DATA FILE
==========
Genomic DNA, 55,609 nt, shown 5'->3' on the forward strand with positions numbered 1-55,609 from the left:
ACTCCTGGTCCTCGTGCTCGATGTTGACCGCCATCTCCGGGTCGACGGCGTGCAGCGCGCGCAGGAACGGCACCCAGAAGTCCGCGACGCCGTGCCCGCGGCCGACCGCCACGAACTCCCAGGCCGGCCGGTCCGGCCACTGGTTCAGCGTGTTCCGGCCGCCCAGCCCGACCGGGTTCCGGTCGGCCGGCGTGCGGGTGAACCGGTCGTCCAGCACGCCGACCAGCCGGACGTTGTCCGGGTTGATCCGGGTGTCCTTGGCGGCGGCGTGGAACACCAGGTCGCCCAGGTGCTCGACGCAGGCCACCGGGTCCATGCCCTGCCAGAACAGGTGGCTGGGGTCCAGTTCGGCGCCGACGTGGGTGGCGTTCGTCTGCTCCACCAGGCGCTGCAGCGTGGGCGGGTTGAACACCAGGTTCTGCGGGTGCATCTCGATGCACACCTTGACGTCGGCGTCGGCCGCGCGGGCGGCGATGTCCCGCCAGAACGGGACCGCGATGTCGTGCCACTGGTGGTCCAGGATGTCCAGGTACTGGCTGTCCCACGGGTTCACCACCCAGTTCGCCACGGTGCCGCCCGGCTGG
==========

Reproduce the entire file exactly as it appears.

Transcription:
Genomic DNA, 55,609 nt, shown 5'->3' on the forward strand with positions numbered 1-55,609 from the left:
ACTCCTGGTCCTCGTGCTCGATGTTGACCGCCATCTCCGGGTCGACGGCGTGCAGCGCGCGCAGGAACGGCACCCAGAAGTCCGCGACGCCGTGCCCGCGGCCGACCGCCACGAACTCCCAGGCCGGCCGGTCCGGCCACTGGTTCAGCGTGTTCCGGCCGCCCAGCCCGACCGGGTTCCGGTCGGCCGGCGTGCGGGTGAACCGGTCGTCCAGCACGCCGACCAGCCGGACGTTGTCCGGGTTGATCCGGGTGTCCTTGGCGGCGGCGTGGAACACCAGGTCGCCCAGGTGCTCGACGCAGGCCACCGGGTCCATGCCCTGCCAGAACAGGTGGCTGGGGTCCAGTTCGGCGCCGACGTGGGTGGCGTTCGTCTGCTCCACCAGGCGCTGCAGCGTGGGCGGGTTGAACACCAGGTTCTGCGGGTGCATCTCGATGCACACCTTGACGTCGGCGTCGGCCGCGCGGGCGGCGATGTCCCGCCAGAACGGGACCGCGATGTCGTGCCACTGGTGGTCCAGGATGTCCAGGTACTGGCTGTCCCACGGGTTCACCACCCAGTTCGCCACGGTGCCGCCCGGCTGG